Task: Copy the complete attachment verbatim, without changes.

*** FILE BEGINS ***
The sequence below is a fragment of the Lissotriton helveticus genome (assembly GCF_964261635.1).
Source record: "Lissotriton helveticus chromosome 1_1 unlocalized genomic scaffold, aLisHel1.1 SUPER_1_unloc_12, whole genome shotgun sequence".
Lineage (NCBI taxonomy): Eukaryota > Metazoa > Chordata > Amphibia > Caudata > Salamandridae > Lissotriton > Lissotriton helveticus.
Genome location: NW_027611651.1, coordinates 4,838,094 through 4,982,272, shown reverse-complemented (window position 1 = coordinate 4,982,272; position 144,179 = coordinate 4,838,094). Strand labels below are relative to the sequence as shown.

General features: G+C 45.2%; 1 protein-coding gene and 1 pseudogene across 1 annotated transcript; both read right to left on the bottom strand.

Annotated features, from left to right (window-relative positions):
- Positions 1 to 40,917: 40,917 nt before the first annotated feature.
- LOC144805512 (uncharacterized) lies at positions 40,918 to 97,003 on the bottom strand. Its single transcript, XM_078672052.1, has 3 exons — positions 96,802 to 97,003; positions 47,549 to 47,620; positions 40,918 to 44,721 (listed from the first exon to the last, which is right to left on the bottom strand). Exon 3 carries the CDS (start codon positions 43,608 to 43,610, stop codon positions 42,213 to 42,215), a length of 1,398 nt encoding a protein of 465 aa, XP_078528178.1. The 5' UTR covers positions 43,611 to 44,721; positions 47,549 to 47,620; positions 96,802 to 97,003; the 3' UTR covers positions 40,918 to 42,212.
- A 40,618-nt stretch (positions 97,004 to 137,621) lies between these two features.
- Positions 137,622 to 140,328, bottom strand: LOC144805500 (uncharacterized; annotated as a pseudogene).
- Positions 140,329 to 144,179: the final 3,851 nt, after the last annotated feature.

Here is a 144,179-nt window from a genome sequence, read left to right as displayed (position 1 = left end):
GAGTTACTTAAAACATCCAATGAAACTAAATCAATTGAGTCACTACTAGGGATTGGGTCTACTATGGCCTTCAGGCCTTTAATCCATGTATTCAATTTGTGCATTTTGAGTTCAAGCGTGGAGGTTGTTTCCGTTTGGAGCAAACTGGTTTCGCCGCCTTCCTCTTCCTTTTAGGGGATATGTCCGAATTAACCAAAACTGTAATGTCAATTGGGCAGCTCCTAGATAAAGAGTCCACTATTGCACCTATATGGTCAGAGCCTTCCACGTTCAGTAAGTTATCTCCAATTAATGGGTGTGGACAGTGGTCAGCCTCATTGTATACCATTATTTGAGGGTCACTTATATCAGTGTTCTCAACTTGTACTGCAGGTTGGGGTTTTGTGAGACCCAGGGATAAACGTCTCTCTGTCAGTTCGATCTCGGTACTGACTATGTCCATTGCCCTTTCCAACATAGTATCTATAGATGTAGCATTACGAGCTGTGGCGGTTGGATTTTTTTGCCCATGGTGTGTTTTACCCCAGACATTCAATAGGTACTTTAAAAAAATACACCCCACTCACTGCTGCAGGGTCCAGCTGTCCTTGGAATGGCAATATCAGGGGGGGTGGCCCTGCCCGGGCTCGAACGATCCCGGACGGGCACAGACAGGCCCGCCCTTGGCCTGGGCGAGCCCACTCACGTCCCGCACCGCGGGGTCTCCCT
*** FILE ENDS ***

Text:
The sequence below is a fragment of the Lissotriton helveticus genome (assembly GCF_964261635.1).
Source record: "Lissotriton helveticus chromosome 1_1 unlocalized genomic scaffold, aLisHel1.1 SUPER_1_unloc_12, whole genome shotgun sequence".
Lineage (NCBI taxonomy): Eukaryota > Metazoa > Chordata > Amphibia > Caudata > Salamandridae > Lissotriton > Lissotriton helveticus.
Genome location: NW_027611651.1, coordinates 4,838,094 through 4,982,272, shown reverse-complemented (window position 1 = coordinate 4,982,272; position 144,179 = coordinate 4,838,094). Strand labels below are relative to the sequence as shown.

General features: G+C 45.2%; 1 protein-coding gene and 1 pseudogene across 1 annotated transcript; both read right to left on the bottom strand.

Annotated features, from left to right (window-relative positions):
- Positions 1 to 40,917: 40,917 nt before the first annotated feature.
- LOC144805512 (uncharacterized) lies at positions 40,918 to 97,003 on the bottom strand. Its single transcript, XM_078672052.1, has 3 exons — positions 96,802 to 97,003; positions 47,549 to 47,620; positions 40,918 to 44,721 (listed from the first exon to the last, which is right to left on the bottom strand). Exon 3 carries the CDS (start codon positions 43,608 to 43,610, stop codon positions 42,213 to 42,215), a length of 1,398 nt encoding a protein of 465 aa, XP_078528178.1. The 5' UTR covers positions 43,611 to 44,721; positions 47,549 to 47,620; positions 96,802 to 97,003; the 3' UTR covers positions 40,918 to 42,212.
- A 40,618-nt stretch (positions 97,004 to 137,621) lies between these two features.
- Positions 137,622 to 140,328, bottom strand: LOC144805500 (uncharacterized; annotated as a pseudogene).
- Positions 140,329 to 144,179: the final 3,851 nt, after the last annotated feature.

Here is a 144,179-nt window from a genome sequence, read left to right as displayed (position 1 = left end):
GAGTTACTTAAAACATCCAATGAAACTAAATCAATTGAGTCACTACTAGGGATTGGGTCTACTATGGCCTTCAGGCCTTTAATCCATGTATTCAATTTGTGCATTTTGAGTTCAAGCGTGGAGGTTGTTTCCGTTTGGAGCAAACTGGTTTCGCCGCCTTCCTCTTCCTTTTAGGGGATATGTCCGAATTAACCAAAACTGTAATGTCAATTGGGCAGCTCCTAGATAAAGAGTCCACTATTGCACCTATATGGTCAGAGCCTTCCACGTTCAGTAAGTTATCTCCAATTAATGGGTGTGGACAGTGGTCAGCCTCATTGTATACCATTATTTGAGGGTCACTTATATCAGTGTTCTCAACTTGTACTGCAGGTTGGGGTTTTGTGAGACCCAGGGATAAACGTCTCTCTGTCAGTTCGATCTCGGTACTGACTATGTCCATTGCCCTTTCCAACATAGTATCTATAGATGTAGCATTACGAGCTGTGGCGGTTGGATTTTTTTGCCCATGGTGTGTTTTACCCCAGACATTCAATAGGTACTTTAAAAAAATACACCCCACTCACTGCTGCAGGGTCCAGCTGTCCTTGGAATGGCAATATCAGGGGGGGTGGCCCTGCCCGGGCTCGAACGATCCCGGACGGGCACAGACAGGCCCGCCCTTGGCCTGGGCGAGCCCACTCACGTCCCGCACCGCGGGGTCTCCCT